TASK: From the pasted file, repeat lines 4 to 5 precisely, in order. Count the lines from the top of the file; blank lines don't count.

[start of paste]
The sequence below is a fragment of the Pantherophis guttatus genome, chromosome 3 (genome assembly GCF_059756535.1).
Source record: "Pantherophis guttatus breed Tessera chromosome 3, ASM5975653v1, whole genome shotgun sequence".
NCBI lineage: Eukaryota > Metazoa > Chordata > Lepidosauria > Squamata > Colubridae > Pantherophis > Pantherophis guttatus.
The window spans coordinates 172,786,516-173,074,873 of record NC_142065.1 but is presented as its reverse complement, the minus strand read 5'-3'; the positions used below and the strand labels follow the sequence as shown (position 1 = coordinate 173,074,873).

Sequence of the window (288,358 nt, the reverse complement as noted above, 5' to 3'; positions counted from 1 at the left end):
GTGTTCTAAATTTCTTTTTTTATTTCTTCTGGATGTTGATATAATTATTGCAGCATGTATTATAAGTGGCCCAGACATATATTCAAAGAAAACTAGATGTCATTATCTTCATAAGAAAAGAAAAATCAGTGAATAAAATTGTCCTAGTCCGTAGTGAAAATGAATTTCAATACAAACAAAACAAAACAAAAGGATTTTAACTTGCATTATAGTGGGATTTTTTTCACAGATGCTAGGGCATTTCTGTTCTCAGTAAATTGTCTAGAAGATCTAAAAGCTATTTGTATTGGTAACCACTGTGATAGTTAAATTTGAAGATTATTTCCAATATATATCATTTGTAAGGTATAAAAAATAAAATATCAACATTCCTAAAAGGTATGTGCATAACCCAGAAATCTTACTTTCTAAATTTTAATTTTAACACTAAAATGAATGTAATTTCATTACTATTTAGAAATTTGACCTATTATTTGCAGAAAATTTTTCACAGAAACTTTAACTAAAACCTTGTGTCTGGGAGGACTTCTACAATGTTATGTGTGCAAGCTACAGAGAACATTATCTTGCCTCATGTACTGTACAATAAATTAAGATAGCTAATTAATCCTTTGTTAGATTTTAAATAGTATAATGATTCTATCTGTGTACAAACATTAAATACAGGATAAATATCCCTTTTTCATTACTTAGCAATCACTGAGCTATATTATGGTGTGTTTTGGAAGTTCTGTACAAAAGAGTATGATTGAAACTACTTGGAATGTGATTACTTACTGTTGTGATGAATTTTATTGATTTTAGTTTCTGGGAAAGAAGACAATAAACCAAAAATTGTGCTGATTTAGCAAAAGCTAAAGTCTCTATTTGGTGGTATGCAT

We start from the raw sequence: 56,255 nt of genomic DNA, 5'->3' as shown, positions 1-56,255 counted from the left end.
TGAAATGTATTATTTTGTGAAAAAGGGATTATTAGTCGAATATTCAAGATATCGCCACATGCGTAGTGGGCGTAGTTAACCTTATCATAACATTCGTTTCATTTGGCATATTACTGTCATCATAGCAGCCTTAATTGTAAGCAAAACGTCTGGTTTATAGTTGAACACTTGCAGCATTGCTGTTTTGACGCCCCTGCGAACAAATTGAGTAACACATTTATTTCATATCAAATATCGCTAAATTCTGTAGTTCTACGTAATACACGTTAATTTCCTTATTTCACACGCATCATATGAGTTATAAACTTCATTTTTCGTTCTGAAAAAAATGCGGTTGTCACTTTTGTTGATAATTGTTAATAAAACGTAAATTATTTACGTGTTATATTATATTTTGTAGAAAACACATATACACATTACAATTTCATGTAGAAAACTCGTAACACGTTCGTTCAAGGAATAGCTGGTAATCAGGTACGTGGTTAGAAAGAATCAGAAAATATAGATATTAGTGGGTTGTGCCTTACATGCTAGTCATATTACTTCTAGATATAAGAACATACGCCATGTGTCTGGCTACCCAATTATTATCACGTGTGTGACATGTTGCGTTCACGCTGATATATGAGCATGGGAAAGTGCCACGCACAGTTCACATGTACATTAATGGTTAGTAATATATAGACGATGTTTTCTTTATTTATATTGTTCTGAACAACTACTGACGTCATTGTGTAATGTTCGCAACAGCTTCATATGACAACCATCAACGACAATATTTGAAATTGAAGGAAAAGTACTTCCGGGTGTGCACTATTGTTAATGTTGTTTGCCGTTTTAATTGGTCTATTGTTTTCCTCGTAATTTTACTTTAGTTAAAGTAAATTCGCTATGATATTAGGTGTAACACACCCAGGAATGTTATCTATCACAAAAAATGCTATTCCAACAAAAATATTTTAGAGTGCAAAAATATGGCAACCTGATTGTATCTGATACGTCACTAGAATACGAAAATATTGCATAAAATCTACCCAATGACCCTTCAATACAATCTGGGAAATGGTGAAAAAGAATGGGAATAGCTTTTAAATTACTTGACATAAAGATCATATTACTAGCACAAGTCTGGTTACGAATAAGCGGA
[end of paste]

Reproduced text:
The window spans coordinates 172,786,516-173,074,873 of record NC_142065.1 but is presented as its reverse complement, the minus strand read 5'-3'; the positions used below and the strand labels follow the sequence as shown (position 1 = coordinate 173,074,873).

Sequence of the window (288,358 nt, the reverse complement as noted above, 5' to 3'; positions counted from 1 at the left end):